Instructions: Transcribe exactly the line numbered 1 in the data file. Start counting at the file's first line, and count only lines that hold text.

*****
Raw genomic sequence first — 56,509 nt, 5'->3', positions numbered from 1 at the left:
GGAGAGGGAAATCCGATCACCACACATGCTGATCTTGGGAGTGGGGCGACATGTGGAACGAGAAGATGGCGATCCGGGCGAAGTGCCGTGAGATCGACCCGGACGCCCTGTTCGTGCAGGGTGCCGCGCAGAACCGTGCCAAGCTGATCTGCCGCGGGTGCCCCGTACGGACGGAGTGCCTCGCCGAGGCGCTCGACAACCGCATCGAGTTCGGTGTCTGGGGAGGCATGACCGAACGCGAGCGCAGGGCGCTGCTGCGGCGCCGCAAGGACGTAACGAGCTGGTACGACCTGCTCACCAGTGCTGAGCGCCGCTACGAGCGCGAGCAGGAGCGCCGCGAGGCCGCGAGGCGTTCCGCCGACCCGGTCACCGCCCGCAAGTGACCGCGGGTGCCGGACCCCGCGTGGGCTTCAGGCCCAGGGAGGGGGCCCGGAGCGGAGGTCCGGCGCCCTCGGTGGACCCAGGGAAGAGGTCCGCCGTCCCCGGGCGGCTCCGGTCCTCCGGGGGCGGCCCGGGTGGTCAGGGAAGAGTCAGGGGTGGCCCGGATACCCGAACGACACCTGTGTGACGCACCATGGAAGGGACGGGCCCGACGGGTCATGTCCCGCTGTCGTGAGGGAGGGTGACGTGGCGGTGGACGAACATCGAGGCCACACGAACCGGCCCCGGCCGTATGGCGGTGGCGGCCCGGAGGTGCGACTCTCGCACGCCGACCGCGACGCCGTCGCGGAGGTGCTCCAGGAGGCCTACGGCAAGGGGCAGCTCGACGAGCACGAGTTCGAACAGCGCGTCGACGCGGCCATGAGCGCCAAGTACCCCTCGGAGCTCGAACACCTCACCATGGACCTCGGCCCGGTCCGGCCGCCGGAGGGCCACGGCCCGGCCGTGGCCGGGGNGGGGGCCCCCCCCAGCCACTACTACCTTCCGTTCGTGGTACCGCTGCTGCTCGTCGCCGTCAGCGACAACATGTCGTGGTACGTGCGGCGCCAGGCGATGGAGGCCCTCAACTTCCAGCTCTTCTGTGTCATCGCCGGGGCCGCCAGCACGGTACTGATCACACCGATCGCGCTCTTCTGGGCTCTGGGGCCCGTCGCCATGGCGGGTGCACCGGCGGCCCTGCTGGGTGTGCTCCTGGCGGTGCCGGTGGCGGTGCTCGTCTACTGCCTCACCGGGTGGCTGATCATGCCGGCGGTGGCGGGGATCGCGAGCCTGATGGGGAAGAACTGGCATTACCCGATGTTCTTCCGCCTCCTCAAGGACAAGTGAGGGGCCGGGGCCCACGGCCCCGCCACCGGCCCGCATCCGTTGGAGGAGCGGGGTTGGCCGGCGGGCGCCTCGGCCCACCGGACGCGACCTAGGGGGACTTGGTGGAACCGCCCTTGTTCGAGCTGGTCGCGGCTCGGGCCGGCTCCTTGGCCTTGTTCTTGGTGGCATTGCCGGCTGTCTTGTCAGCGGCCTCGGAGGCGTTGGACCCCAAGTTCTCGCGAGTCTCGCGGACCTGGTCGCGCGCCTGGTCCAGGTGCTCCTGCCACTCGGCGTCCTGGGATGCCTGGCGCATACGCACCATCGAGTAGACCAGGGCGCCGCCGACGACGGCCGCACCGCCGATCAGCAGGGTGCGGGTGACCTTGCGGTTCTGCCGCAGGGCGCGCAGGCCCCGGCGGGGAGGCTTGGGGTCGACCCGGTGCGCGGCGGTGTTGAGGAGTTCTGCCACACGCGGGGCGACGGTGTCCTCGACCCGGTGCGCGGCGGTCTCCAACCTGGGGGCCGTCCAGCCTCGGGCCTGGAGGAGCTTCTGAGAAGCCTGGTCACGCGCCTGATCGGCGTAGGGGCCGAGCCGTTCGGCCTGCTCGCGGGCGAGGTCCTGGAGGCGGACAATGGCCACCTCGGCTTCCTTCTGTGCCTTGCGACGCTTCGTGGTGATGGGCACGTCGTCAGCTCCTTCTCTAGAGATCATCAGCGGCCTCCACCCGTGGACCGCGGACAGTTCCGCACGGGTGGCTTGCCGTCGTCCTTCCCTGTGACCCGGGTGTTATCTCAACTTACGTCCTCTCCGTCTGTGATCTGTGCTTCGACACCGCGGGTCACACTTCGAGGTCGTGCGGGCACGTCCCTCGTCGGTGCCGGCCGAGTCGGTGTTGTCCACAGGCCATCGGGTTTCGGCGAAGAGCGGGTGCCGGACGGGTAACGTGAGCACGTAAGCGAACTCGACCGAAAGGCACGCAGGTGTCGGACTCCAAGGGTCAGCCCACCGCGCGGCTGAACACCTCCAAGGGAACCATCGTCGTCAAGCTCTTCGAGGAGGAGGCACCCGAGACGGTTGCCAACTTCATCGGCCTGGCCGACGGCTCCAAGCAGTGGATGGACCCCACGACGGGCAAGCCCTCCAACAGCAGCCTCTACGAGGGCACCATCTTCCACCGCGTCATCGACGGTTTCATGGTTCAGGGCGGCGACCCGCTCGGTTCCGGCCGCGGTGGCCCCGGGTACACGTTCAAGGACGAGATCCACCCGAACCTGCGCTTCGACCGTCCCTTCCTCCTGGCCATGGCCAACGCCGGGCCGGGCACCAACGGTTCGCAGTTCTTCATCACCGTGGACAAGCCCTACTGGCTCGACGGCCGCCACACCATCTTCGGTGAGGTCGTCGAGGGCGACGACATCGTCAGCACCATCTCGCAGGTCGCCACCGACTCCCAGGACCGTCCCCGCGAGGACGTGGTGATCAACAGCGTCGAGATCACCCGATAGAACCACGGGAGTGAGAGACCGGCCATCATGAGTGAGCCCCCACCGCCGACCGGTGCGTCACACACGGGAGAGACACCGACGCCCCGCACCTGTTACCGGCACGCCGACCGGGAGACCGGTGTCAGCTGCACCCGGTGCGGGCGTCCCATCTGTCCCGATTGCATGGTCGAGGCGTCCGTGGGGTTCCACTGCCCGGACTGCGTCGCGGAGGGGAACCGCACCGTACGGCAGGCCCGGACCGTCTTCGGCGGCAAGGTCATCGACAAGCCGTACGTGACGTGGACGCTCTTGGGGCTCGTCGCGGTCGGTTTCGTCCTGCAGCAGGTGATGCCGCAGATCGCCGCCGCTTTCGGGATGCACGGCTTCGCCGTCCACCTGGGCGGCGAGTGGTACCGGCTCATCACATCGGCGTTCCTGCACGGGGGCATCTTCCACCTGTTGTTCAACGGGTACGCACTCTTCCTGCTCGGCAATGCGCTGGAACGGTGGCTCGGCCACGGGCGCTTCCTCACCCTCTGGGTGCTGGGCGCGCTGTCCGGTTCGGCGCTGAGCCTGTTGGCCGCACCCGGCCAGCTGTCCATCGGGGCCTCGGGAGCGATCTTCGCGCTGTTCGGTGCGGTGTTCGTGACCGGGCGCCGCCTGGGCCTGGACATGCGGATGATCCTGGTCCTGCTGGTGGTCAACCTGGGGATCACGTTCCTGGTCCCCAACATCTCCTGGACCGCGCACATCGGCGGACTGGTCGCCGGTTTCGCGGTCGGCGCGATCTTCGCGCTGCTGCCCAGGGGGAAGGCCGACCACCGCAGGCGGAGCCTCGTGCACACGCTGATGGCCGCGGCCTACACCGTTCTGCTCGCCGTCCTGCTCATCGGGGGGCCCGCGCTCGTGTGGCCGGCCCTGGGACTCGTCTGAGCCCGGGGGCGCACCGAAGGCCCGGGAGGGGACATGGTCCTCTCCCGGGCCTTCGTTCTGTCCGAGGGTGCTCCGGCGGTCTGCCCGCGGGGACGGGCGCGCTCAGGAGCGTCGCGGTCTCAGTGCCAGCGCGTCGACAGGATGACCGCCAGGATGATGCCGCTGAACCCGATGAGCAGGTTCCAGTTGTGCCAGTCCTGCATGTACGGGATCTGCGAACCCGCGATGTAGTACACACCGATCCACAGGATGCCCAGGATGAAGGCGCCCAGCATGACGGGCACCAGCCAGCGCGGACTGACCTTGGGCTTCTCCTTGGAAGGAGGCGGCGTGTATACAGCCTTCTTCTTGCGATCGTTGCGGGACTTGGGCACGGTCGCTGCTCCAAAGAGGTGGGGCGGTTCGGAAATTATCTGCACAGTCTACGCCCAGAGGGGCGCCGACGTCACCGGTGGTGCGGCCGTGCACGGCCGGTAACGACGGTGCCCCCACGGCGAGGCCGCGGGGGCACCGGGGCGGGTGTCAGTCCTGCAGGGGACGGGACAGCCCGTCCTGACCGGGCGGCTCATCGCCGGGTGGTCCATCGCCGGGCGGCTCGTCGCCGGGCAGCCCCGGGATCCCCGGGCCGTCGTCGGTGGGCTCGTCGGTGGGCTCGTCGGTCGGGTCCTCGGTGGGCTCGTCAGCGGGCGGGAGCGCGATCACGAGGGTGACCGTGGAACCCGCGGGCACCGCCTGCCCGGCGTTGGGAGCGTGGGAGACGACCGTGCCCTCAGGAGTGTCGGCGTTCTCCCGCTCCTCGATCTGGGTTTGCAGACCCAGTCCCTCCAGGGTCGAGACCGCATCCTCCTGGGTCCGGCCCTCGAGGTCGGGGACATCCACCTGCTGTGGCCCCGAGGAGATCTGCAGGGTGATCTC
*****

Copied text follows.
Raw genomic sequence first — 56,509 nt, 5'->3', positions numbered from 1 at the left: